The Vertical Slum of Caracas

This office building, abandoned just as the concrete dried, became home to hundreds of people eking out an existence in downtown Caracas. Christened the ‘Tower de David’, it came to be known worldwide as the world’s tallest vertical slum.

Watching the building sit unoccupied for many years, in 2007 some of the roughly 40% of Caraquenians living in self-erected housing decided to make use of this empty shell of a building. Within these 40 stories were shops, restaurants and a church, but no elevator. Each floor even sent representatives to building-wide meetings on the governance of the project.

Sadly, after the project gained international attention following interest from human development organisations, and allegations of organised crime involvement in the building, the Venezuelan government saw fit to evict and rehouse all occupants.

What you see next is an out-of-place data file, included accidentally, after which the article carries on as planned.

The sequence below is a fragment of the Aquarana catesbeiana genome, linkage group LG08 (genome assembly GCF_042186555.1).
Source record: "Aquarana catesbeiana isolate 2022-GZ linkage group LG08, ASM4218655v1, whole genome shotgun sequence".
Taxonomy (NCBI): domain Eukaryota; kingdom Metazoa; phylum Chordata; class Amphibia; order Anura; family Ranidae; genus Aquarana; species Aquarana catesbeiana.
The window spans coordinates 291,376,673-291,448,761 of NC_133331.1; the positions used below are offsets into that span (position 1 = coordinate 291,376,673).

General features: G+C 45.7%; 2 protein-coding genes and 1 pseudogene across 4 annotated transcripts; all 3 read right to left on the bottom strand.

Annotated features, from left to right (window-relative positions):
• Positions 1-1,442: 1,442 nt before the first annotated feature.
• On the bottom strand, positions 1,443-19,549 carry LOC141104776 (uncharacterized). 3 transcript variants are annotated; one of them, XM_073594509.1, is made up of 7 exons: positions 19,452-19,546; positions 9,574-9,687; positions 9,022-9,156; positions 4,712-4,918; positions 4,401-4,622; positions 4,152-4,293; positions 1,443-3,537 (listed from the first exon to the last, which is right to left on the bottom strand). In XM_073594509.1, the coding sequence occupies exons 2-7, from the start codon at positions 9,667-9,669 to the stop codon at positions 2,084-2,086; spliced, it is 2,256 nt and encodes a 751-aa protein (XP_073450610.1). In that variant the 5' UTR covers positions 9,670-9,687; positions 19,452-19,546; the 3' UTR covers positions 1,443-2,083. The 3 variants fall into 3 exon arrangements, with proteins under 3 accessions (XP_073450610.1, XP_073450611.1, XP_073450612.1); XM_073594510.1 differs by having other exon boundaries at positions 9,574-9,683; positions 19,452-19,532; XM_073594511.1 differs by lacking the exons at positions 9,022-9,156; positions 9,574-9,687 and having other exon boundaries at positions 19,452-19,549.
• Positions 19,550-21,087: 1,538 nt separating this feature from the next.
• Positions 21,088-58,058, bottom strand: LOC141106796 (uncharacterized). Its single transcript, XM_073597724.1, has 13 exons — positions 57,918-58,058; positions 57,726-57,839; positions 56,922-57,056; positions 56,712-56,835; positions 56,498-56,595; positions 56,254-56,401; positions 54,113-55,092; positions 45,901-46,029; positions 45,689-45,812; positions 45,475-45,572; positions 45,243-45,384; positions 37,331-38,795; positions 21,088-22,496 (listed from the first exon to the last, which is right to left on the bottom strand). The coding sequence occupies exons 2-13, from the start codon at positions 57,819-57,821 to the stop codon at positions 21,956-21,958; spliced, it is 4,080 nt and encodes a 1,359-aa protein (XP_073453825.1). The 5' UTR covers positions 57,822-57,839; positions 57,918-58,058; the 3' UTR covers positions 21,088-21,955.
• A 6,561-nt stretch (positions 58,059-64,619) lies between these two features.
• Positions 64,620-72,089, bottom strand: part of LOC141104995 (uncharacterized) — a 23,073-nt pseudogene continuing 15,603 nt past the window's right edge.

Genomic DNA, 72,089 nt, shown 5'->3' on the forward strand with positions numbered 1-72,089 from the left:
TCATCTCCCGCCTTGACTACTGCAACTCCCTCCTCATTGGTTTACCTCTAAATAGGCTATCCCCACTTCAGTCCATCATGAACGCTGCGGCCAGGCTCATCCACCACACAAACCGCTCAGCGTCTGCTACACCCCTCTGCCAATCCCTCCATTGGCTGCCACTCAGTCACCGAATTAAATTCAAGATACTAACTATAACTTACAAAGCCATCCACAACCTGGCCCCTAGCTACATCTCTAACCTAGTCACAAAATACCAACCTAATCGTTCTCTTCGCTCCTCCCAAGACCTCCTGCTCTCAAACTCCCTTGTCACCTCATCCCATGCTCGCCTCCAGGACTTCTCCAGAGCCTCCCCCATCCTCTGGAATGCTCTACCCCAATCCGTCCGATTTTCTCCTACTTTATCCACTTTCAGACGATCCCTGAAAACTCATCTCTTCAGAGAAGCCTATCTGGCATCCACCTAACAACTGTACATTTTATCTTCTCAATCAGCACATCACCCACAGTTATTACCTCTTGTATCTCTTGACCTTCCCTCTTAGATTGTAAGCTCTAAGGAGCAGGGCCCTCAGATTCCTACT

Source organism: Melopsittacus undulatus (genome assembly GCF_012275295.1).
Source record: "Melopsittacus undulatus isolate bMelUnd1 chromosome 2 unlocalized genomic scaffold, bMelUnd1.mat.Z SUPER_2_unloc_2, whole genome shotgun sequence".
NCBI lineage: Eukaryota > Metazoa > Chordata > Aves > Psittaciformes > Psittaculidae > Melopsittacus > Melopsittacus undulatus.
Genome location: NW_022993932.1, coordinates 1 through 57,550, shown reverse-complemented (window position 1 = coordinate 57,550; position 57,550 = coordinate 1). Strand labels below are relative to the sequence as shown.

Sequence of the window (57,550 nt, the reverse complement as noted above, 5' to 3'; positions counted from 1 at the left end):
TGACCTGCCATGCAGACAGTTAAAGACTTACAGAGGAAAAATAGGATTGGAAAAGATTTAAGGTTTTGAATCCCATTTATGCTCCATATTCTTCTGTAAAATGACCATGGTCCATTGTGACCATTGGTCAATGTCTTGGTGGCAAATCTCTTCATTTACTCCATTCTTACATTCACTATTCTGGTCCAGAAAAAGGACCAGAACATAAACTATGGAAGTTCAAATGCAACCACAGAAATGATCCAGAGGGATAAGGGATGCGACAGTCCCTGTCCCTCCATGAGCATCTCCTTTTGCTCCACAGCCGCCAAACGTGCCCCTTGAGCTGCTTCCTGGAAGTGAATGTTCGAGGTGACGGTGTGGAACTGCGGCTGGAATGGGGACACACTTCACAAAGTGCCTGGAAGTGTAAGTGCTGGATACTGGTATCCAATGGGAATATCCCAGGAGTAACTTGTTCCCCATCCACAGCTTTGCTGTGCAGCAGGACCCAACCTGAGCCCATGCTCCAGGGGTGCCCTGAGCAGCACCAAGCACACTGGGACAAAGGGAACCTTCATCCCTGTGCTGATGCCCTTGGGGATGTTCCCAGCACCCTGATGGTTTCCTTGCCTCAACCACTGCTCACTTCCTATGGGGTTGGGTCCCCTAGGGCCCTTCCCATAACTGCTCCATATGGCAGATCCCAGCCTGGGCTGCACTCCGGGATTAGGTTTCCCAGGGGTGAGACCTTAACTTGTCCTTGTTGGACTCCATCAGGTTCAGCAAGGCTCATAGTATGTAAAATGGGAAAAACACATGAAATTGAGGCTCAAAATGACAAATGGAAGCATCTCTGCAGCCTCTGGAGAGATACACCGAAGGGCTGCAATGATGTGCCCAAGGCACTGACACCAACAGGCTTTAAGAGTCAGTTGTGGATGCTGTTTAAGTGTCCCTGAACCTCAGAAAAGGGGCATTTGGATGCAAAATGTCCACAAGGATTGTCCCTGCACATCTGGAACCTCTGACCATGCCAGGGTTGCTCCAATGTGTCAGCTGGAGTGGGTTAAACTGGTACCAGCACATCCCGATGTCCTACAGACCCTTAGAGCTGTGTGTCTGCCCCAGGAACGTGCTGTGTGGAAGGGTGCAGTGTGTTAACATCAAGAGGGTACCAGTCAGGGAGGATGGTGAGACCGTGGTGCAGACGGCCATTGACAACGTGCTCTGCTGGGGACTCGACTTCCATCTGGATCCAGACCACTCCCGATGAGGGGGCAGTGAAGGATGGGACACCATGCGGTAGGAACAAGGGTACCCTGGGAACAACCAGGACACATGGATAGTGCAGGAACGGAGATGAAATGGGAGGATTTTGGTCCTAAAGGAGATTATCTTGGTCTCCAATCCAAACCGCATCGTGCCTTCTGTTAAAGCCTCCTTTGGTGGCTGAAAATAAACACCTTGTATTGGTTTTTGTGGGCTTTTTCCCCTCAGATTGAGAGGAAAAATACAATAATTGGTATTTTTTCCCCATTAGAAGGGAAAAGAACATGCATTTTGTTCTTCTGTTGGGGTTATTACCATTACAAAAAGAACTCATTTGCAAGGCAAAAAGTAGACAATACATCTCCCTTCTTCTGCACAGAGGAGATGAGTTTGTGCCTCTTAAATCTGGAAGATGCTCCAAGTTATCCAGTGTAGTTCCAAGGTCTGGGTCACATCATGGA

What was for seven years a hive of activity, and perhaps a vision of one possible future of urban dwelling, is today once again a concrete husk, nestled in the sheaf of the Caraquenian skyline. And just as before, it’s future remains uncertain.


Please read more, these articles are very good:

More info on the communities (lots of cool pics):

More info on the rise and fall:

An RT Piece on the occupants:


See Also:

Kowloon Walled City, a curious lawless city borne of the minutiae of international treaties. Something like this tower, except it stood for Decades!


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